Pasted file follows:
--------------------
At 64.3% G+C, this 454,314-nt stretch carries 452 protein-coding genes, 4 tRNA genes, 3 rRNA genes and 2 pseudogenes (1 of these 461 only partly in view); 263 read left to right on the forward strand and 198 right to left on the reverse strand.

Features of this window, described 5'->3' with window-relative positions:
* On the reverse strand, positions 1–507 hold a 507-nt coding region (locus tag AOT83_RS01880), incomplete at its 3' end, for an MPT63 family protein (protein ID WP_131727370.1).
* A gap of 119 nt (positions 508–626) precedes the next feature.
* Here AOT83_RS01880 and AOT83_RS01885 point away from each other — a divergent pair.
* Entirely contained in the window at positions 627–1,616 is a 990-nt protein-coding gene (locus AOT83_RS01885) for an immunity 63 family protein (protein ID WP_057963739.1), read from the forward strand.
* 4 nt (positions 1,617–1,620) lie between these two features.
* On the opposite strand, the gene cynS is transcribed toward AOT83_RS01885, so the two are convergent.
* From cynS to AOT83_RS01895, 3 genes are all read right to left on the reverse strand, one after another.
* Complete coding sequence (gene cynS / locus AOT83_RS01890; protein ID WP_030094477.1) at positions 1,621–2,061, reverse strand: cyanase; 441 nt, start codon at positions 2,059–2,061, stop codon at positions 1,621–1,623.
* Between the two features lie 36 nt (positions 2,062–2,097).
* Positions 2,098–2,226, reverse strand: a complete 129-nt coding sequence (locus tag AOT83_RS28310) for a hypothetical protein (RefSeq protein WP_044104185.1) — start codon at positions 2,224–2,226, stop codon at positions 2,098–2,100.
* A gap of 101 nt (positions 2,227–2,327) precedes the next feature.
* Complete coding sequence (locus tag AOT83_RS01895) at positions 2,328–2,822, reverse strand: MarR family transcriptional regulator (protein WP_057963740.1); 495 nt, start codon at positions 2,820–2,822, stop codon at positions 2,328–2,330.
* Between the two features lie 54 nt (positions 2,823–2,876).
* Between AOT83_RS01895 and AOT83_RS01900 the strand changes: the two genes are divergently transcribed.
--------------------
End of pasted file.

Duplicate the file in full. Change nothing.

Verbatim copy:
At 64.3% G+C, this 454,314-nt stretch carries 452 protein-coding genes, 4 tRNA genes, 3 rRNA genes and 2 pseudogenes (1 of these 461 only partly in view); 263 read left to right on the forward strand and 198 right to left on the reverse strand.

Features of this window, described 5'->3' with window-relative positions:
* On the reverse strand, positions 1–507 hold a 507-nt coding region (locus tag AOT83_RS01880), incomplete at its 3' end, for an MPT63 family protein (protein ID WP_131727370.1).
* A gap of 119 nt (positions 508–626) precedes the next feature.
* Here AOT83_RS01880 and AOT83_RS01885 point away from each other — a divergent pair.
* Entirely contained in the window at positions 627–1,616 is a 990-nt protein-coding gene (locus AOT83_RS01885) for an immunity 63 family protein (protein ID WP_057963739.1), read from the forward strand.
* 4 nt (positions 1,617–1,620) lie between these two features.
* On the opposite strand, the gene cynS is transcribed toward AOT83_RS01885, so the two are convergent.
* From cynS to AOT83_RS01895, 3 genes are all read right to left on the reverse strand, one after another.
* Complete coding sequence (gene cynS / locus AOT83_RS01890; protein ID WP_030094477.1) at positions 1,621–2,061, reverse strand: cyanase; 441 nt, start codon at positions 2,059–2,061, stop codon at positions 1,621–1,623.
* Between the two features lie 36 nt (positions 2,062–2,097).
* Positions 2,098–2,226, reverse strand: a complete 129-nt coding sequence (locus tag AOT83_RS28310) for a hypothetical protein (RefSeq protein WP_044104185.1) — start codon at positions 2,224–2,226, stop codon at positions 2,098–2,100.
* A gap of 101 nt (positions 2,227–2,327) precedes the next feature.
* Complete coding sequence (locus tag AOT83_RS01895) at positions 2,328–2,822, reverse strand: MarR family transcriptional regulator (protein WP_057963740.1); 495 nt, start codon at positions 2,820–2,822, stop codon at positions 2,328–2,330.
* Between the two features lie 54 nt (positions 2,823–2,876).
* Between AOT83_RS01895 and AOT83_RS01900 the strand changes: the two genes are divergently transcribed.